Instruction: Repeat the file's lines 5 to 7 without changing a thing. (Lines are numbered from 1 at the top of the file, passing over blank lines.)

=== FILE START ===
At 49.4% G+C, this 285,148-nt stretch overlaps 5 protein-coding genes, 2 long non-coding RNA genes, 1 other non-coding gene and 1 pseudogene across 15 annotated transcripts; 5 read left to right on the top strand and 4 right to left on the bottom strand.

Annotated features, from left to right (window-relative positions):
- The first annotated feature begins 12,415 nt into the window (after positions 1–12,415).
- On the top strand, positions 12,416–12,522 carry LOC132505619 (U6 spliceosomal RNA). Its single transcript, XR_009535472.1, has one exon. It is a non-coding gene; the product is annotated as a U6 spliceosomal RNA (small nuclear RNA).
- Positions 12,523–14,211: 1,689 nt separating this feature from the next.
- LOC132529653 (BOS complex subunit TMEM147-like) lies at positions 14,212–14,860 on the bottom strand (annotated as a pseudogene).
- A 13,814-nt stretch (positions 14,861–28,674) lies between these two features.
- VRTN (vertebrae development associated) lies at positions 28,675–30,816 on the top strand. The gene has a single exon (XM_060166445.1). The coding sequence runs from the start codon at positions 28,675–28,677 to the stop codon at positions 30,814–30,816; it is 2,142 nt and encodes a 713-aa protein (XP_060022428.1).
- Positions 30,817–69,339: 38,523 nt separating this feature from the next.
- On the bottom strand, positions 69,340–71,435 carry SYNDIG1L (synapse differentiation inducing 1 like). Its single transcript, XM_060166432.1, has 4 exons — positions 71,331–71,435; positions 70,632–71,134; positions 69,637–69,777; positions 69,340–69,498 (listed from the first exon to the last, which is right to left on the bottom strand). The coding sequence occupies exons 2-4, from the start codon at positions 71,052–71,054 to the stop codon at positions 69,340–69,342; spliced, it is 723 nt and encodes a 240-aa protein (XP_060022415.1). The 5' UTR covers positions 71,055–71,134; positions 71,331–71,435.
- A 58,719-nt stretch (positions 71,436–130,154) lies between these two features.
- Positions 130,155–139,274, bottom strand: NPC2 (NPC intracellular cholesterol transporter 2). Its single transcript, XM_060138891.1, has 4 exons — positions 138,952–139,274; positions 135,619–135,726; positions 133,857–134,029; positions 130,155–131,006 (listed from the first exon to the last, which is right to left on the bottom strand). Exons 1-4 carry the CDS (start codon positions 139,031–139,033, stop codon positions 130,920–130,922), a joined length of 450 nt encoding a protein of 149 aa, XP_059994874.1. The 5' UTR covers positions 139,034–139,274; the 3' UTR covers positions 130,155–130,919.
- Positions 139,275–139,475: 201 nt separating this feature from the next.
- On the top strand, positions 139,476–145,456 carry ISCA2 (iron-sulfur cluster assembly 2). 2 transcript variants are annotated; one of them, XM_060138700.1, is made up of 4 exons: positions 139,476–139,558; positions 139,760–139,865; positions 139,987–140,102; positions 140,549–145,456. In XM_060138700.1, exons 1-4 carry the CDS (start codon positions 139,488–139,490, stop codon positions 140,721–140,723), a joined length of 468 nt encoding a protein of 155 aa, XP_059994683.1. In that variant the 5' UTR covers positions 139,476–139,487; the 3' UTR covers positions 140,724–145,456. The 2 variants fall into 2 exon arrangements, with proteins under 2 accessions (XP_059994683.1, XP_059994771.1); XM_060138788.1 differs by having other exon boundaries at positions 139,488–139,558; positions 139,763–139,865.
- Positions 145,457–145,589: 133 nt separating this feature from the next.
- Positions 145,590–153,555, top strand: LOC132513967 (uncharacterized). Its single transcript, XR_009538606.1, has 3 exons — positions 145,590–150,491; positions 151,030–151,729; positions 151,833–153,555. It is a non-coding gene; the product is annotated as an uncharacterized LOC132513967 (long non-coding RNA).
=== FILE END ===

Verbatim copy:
- Positions 12,523–14,211: 1,689 nt separating this feature from the next.
- LOC132529653 (BOS complex subunit TMEM147-like) lies at positions 14,212–14,860 on the bottom strand (annotated as a pseudogene).
- A 13,814-nt stretch (positions 14,861–28,674) lies between these two features.